Hiroki Nakano , MD, PhD 1 , Kazuki Shiina , MD, PhD 1 , Takamichi Takahashi , MD 1 , Kento Kumai , MD 1 , Masatsune Fujii , MD 1 , Yoichi Iwasaki , MD, PhD 1 , Chisa Matsumoto , MD, PhD 1 , Taishiro Chikamori , MD, PhD 1 , Akira Yamashina , MD, PhD 1 , Hirofumi Tomiyama , MD, PhD , 1
18 March 2021
9 April 2021
Background: This prospective observational study examined whether hyperuricemia may be associated with impaired left ventricular (LV) systolic function and increased cardiac load resulting from increased arterial stiffness.
Methods and Results: In 1,880 middle-aged (mean [±SD] age 45±9 years) healthy men, serum uric acid (UA) levels, pre-ejection period/ejection time (PEP/ET) ratio, serum N-terminal pro B-type natriuretic peptide (NT-proBNP) levels, and brachial-ankle pulse wave velocity (baPWV) were measured at the start and end of the 3-year study period. Linear regression analysis revealed that serum UA levels measured at baseline were significantly associated with the PEP/ET ratio, but not with serum NT-proBNP levels, measured at baseline (β=0.73×10 −1, P<0.01) and at the end of the study period (β=0.68×10 −1, P<0.01). The change in the PEP/ET ratio during the study period was significantly greater in the High-UA (UA >7 mg/dL in 2009 and 2012) than Low-UA (UA ≤7 mg/dL in 2009 and 2012) group. Mediation analysis demonstrated both direct and indirect (via increases in baPWV) associations between serum UA measured at baseline and the PEP/ET ratio measured at the end of the study period.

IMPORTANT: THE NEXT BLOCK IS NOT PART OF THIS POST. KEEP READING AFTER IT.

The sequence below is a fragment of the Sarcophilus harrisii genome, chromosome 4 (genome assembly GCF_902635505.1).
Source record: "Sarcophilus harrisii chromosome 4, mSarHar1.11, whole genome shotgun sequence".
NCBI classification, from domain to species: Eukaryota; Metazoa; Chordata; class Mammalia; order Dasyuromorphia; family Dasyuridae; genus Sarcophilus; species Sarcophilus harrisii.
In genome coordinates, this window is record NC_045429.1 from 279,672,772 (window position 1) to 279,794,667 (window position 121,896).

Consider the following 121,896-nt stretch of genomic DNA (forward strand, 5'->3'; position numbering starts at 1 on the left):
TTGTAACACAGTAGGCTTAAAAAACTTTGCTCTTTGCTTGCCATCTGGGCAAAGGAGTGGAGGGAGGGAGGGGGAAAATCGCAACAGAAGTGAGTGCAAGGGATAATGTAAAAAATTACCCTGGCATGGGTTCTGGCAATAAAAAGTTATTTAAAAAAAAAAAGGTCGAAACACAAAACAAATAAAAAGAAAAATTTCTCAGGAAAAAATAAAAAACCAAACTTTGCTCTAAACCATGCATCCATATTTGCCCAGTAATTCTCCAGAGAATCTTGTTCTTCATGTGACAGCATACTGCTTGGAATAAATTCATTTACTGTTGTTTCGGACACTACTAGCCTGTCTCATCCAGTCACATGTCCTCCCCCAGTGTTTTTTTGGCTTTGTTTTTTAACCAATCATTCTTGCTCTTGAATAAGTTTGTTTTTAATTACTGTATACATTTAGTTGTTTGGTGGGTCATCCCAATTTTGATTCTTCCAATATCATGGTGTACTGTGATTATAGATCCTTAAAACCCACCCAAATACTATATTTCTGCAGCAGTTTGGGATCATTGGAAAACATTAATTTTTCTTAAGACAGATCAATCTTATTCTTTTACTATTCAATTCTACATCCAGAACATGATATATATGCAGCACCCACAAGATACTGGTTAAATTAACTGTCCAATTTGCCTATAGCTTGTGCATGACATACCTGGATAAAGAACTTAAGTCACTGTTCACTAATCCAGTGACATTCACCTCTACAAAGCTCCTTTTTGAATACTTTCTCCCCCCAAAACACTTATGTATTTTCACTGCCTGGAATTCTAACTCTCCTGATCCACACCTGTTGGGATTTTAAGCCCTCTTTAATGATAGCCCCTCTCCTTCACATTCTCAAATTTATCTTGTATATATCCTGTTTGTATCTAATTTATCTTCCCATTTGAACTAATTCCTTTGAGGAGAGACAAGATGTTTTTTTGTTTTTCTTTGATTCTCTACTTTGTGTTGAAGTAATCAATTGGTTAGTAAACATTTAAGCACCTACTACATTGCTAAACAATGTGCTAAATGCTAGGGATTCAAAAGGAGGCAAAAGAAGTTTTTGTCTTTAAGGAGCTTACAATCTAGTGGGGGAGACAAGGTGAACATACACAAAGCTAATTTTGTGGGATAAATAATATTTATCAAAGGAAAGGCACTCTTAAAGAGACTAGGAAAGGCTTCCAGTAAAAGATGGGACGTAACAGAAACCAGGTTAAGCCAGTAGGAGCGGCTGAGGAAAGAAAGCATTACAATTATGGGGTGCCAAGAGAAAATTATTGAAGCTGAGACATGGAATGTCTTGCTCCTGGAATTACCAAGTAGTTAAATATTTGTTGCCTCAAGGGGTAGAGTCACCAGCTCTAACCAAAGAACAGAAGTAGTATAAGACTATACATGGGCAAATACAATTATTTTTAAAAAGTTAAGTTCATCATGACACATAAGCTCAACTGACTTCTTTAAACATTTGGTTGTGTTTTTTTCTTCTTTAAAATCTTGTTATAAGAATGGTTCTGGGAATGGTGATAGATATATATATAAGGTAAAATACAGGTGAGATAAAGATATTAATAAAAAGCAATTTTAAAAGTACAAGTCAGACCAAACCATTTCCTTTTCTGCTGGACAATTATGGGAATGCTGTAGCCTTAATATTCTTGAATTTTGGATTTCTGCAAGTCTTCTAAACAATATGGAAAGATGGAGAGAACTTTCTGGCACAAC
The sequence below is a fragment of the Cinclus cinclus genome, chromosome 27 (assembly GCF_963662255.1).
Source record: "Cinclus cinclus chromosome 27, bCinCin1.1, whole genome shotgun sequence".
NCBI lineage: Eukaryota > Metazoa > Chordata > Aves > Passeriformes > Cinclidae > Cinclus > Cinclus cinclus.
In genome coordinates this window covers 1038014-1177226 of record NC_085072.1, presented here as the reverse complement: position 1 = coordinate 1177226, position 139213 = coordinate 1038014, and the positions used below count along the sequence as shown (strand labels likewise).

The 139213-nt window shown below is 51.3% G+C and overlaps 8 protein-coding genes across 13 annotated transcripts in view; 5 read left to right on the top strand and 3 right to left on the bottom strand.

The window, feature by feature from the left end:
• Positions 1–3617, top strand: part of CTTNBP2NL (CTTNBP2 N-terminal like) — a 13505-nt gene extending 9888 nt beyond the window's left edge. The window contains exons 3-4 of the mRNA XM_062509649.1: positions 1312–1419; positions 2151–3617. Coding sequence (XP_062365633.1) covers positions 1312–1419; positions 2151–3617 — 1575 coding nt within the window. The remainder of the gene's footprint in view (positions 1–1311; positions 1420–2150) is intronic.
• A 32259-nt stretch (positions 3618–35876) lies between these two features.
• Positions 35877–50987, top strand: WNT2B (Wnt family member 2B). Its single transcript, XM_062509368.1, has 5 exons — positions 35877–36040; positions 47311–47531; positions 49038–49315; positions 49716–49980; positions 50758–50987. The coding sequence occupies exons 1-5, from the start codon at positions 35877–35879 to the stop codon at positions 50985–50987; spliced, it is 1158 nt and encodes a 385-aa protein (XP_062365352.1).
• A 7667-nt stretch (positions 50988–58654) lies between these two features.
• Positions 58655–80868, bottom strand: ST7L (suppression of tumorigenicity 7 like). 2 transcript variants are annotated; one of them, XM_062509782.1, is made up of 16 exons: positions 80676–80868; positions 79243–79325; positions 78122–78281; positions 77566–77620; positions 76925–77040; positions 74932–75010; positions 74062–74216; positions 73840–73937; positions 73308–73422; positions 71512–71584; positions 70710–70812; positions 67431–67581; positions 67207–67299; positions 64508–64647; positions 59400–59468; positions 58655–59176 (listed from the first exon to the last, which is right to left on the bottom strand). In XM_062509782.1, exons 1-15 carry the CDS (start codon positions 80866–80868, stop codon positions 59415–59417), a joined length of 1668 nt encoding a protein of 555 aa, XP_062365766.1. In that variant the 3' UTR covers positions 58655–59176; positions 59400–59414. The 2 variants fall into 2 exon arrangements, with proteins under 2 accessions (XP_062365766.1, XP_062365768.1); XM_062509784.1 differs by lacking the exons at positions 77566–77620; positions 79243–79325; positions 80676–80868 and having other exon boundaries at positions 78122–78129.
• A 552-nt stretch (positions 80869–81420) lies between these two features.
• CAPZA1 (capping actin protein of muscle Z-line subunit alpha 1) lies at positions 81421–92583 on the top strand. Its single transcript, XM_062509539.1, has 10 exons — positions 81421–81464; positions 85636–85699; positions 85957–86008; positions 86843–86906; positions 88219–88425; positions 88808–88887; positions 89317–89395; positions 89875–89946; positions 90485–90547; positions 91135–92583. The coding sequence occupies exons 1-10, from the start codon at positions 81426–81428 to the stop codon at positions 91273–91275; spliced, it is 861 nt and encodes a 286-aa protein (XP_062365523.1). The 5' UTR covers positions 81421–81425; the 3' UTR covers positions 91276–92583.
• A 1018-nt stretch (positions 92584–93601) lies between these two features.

Conclusions: In healthy middle-aged Japanese men, hyperuricemia may be associated with an accelerated decline in ventricular systolic function, both directly and indirectly, via increases in arterial stiffness.